Speak Now

Speak Now

4.5 88
by Taylor Swift
     
 

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When Kanye West bum-rushed Taylor Swift's acceptance speech at the 2009 VMAs, the world rallied around Swift not because Kanye was a "jackass," as President Obama so succinctly summarized, but because the singer/songwriter conveyed the fragility of adolescence on her 2008 breakthrough, Fearless, so successfully that she inspiredSee more details below

Overview

When Kanye West bum-rushed Taylor Swift's acceptance speech at the 2009 VMAs, the world rallied around Swift not because Kanye was a "jackass," as President Obama so succinctly summarized, but because the singer/songwriter conveyed the fragility of adolescence on her 2008 breakthrough, Fearless, so successfully that she inspired instinctive protectiveness even among those who never spent much time with the record. Not timid or a tart, Swift seemed like a genuine girl on Fearless, perhaps treating her songs a little too much like diaries, but that only made them more affecting. If anything, Swift ramps up the confessions on her 2010 sequel, Speak Now, but circumstances have changed: few listeners, if any, would have a clue about the identity of the boy who belongs with Taylor, but now that she's a superstar, anybody with a passing familiarity with pop culture can discern which songs are about Kanye, Taylor Lautner (her ex), or Camilla Belle (the actress girl who stole Joe Jonas out from under our heroine). Not that Swift takes great pains to disguise who she's writing about -- not when she's writing "Dear John," an elegant evisceration of lecherous lothario John Mayer. Such gossip mongering is titillating but fleeting, suggesting that the charms of Speak Now are insubstantial, but Swift's gift is that she sets the troubled mind of an awkward age in stone. She writes from the perspective of the moment yet has the skill of a songwriter beyond her years, articulating contradictions and confessions with keen detail and strong melody. Tellingly, underneath all her girlishness -- and Taylor makes no apologies for being girly as she baits mean girls, dreamily thinks of stolen kisses on a sidewalk, or fantasizes about stealing away her ex-lover at the altar -- there's a steely strength. She walks away proudly from breakups and never dwells on mistakes; she moves forward. The same could be said about the sound of Speak Now itself, which is no great progression from Fearless but rather a subtle shift toward pure pop with the country accents, such as the Dixie Chicks foundation of "Mean," used as flavoring. But that blend of pop and country, while certainly radio-friendly, is nearly as distinctive to Taylor Swift as her songwriting voice. She may be not a girl, and not yet a woman, but on Speak Now she captures that transition with a personal grace and skill that few singer/songwriters have.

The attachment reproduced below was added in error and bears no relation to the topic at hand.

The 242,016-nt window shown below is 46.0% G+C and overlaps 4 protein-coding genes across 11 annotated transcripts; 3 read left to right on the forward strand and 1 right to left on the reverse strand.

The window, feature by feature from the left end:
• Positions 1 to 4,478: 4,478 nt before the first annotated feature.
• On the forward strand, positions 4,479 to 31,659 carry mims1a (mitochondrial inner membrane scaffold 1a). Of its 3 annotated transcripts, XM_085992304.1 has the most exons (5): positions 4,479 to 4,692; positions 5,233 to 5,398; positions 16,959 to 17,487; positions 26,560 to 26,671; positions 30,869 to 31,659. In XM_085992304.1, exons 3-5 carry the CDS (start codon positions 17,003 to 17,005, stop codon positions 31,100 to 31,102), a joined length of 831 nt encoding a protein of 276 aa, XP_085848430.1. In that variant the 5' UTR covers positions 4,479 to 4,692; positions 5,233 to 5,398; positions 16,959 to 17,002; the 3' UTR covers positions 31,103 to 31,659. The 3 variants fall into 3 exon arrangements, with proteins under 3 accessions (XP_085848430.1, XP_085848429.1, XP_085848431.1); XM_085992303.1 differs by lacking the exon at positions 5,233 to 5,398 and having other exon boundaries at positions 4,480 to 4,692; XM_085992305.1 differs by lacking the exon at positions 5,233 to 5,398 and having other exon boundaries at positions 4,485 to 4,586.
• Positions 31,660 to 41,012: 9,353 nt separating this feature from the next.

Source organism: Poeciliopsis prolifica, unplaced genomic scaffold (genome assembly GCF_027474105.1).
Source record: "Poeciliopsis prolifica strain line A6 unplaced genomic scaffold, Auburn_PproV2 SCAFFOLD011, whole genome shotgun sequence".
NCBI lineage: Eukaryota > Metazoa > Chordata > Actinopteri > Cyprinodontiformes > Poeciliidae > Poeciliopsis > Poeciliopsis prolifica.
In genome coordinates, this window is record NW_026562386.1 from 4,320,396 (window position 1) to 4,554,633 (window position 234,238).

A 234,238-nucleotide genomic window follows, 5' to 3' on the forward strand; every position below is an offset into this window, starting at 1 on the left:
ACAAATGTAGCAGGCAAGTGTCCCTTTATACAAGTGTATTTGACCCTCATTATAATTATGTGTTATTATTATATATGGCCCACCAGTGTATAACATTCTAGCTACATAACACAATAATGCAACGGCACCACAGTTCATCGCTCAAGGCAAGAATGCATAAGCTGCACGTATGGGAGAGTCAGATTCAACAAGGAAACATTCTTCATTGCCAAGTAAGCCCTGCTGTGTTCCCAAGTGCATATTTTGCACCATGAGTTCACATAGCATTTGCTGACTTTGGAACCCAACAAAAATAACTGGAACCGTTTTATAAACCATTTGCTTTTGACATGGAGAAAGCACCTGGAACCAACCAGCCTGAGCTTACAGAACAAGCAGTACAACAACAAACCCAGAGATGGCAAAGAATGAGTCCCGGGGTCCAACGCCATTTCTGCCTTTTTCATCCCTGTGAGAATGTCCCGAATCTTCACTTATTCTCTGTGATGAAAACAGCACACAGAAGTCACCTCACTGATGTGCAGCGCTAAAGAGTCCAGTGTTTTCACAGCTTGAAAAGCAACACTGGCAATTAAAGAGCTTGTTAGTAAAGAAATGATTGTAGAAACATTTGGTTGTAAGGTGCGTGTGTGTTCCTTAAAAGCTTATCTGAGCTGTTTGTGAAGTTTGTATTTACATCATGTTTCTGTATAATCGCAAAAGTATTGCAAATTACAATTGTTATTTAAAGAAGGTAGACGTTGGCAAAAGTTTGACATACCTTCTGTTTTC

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Editorial Reviews

Washington Post - Allison Stewart
Taylor Swift's ridiculously entertaining new album, "Speak Now," is a lengthy, captivating exercise in woo-pitching, flame tending and score-settling -- with a heavy emphasis on the latter.
Los Angeles Times - Ann Powers